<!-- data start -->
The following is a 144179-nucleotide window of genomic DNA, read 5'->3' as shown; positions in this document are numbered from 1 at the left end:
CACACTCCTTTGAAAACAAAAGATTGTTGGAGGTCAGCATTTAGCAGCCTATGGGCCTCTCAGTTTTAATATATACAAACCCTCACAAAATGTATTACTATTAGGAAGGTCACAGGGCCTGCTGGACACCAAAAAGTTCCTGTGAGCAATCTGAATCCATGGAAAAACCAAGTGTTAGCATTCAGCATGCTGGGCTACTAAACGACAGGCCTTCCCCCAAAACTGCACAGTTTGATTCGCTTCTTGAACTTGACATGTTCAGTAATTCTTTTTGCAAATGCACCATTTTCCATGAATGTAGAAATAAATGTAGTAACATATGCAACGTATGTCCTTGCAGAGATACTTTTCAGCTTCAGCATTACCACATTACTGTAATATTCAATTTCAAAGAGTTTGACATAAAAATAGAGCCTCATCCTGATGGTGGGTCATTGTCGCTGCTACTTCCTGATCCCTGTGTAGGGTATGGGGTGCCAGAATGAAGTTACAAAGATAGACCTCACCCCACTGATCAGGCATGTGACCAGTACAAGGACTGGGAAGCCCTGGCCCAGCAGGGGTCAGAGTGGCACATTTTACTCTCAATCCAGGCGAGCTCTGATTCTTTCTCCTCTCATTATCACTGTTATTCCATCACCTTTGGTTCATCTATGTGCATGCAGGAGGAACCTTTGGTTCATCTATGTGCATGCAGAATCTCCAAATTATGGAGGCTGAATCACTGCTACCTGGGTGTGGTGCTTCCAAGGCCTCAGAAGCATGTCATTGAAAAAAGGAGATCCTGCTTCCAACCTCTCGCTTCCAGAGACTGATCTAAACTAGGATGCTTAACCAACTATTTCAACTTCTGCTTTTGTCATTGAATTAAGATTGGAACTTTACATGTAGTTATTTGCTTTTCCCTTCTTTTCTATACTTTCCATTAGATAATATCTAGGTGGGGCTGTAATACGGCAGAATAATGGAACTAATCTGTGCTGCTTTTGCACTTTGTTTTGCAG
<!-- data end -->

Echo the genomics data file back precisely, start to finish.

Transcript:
The following is a 144179-nucleotide window of genomic DNA, read 5'->3' as shown; positions in this document are numbered from 1 at the left end:
CACACTCCTTTGAAAACAAAAGATTGTTGGAGGTCAGCATTTAGCAGCCTATGGGCCTCTCAGTTTTAATATATACAAACCCTCACAAAATGTATTACTATTAGGAAGGTCACAGGGCCTGCTGGACACCAAAAAGTTCCTGTGAGCAATCTGAATCCATGGAAAAACCAAGTGTTAGCATTCAGCATGCTGGGCTACTAAACGACAGGCCTTCCCCCAAAACTGCACAGTTTGATTCGCTTCTTGAACTTGACATGTTCAGTAATTCTTTTTGCAAATGCACCATTTTCCATGAATGTAGAAATAAATGTAGTAACATATGCAACGTATGTCCTTGCAGAGATACTTTTCAGCTTCAGCATTACCACATTACTGTAATATTCAATTTCAAAGAGTTTGACATAAAAATAGAGCCTCATCCTGATGGTGGGTCATTGTCGCTGCTACTTCCTGATCCCTGTGTAGGGTATGGGGTGCCAGAATGAAGTTACAAAGATAGACCTCACCCCACTGATCAGGCATGTGACCAGTACAAGGACTGGGAAGCCCTGGCCCAGCAGGGGTCAGAGTGGCACATTTTACTCTCAATCCAGGCGAGCTCTGATTCTTTCTCCTCTCATTATCACTGTTATTCCATCACCTTTGGTTCATCTATGTGCATGCAGGAGGAACCTTTGGTTCATCTATGTGCATGCAGAATCTCCAAATTATGGAGGCTGAATCACTGCTACCTGGGTGTGGTGCTTCCAAGGCCTCAGAAGCATGTCATTGAAAAAAGGAGATCCTGCTTCCAACCTCTCGCTTCCAGAGACTGATCTAAACTAGGATGCTTAACCAACTATTTCAACTTCTGCTTTTGTCATTGAATTAAGATTGGAACTTTACATGTAGTTATTTGCTTTTCCCTTCTTTTCTATACTTTCCATTAGATAATATCTAGGTGGGGCTGTAATACGGCAGAATAATGGAACTAATCTGTGCTGCTTTTGCACTTTGTTTTGCAG